It seems sometimes that every time you turn around you see a new article concerning SQL Injection. Recently when I was brushing up on my ASP to create www.Database-Security.Info, I found out why SQL Injection seems to be a reoccurring problem within ASP pages. Most of the basic examples found on the web and in books during my studies would lead any beginning ASP programmer to create pages just ripe for SQL Injection. It was this problem of overly simplified examples that lead me to create this two-part series to give web developers a chance to look at another way of lessening the threat of SQL Injection; parameterized stored procedures. Keep in mind that both of these articles are using ASP with SQL Server 2000 as the back-end, but you should be able to apply the basic concepts to any back-end platform that has the ability to parameterize its stored procedures. Also keep in mind that many of the articles advocate validating any data received from users before utilizing that data in your processes, you should still perform validation on any user input data even if you are utilizing parameterized stored procedures. This series of articles will explain the basic of using parameterized stored procedures to show you that even if you missed something during your input cleanup, you can still protect yourself by using stored procedures.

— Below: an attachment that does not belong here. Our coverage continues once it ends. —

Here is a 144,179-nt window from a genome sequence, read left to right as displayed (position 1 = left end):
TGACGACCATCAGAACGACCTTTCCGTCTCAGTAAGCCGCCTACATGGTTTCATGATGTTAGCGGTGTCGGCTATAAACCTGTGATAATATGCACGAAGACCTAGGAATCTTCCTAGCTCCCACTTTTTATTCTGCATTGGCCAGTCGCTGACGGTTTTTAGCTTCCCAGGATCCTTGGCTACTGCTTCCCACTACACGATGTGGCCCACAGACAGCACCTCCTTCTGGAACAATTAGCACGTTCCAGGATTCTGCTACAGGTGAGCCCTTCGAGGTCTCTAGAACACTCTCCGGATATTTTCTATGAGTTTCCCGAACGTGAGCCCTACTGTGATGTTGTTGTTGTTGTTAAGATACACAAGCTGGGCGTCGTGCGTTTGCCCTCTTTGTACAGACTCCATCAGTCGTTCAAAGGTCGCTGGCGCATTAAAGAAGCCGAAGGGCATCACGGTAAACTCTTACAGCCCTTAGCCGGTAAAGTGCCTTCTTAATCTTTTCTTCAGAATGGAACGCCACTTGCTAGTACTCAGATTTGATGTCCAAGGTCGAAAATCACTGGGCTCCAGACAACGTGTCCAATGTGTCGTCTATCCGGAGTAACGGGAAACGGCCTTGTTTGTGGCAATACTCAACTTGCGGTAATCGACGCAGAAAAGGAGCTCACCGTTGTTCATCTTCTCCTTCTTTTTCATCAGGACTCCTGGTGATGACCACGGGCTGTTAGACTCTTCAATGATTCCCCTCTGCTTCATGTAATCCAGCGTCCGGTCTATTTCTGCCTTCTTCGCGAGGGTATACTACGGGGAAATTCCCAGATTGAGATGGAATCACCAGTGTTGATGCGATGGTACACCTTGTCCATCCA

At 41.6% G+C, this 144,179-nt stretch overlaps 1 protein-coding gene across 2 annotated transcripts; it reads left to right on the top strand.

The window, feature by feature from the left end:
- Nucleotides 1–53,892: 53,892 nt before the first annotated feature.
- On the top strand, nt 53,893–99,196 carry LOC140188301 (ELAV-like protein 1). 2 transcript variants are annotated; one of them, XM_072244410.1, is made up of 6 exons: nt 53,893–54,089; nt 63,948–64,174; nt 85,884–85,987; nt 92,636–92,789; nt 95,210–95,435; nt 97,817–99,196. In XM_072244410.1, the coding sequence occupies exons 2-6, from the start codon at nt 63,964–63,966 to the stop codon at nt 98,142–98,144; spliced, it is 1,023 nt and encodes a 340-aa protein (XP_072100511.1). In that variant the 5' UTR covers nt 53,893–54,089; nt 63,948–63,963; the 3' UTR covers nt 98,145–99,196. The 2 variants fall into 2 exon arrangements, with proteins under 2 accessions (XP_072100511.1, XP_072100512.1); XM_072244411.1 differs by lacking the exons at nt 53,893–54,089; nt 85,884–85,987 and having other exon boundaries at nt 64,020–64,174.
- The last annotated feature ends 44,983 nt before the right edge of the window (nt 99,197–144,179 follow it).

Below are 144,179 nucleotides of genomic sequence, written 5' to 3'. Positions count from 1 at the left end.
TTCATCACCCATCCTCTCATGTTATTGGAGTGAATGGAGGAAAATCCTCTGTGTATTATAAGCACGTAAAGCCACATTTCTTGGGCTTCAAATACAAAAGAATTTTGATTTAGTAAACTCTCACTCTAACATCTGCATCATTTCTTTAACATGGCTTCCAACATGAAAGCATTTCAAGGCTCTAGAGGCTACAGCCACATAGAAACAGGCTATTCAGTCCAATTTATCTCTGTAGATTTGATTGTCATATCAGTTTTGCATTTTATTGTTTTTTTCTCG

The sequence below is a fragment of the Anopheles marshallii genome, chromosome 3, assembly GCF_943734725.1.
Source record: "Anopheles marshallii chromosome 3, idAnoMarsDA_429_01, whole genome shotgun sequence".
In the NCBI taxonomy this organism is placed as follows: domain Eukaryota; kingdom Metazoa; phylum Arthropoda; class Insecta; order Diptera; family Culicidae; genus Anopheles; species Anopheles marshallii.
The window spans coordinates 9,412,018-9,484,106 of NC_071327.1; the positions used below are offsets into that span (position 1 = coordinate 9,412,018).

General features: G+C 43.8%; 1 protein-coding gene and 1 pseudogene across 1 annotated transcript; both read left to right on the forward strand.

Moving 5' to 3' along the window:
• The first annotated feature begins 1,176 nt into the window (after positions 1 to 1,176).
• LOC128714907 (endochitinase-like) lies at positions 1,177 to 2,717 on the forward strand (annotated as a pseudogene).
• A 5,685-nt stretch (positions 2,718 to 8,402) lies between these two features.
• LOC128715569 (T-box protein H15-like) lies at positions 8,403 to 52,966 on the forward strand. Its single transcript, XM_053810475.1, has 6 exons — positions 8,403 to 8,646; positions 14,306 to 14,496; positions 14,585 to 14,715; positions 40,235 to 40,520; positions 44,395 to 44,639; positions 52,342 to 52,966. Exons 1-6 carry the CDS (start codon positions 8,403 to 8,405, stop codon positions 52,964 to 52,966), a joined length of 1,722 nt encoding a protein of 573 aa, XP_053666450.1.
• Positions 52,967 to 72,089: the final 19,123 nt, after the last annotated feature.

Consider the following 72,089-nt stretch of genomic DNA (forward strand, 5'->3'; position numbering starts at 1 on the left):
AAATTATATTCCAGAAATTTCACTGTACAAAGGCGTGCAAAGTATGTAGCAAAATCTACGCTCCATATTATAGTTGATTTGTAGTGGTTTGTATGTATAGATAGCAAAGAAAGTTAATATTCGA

Being a DBA at heart and training, it did not take much of a leap for me to move from the embedded SQL found in most ASP pages to stored procedures for my own pages. What I found during this transition was one major benefit: Parameterized stored procedures are a great method to lessen chances of SQL Injection. Yes, you should still validate user input and watch how you use parameterized stored procedures, but if you do these two steps you can almost eliminate the threat from SQL Injection.
In this series of articles I would like to show two examples of how parameterized stored procedures should lessen the threat of SQL Injection. The article will cover the ever-present Logon screen and how it is often used to attack a web site with SQL Injection. The second article will cover a more complex method of utilizing stored procedure parameters to create a dynamic stored procedure for a search screen.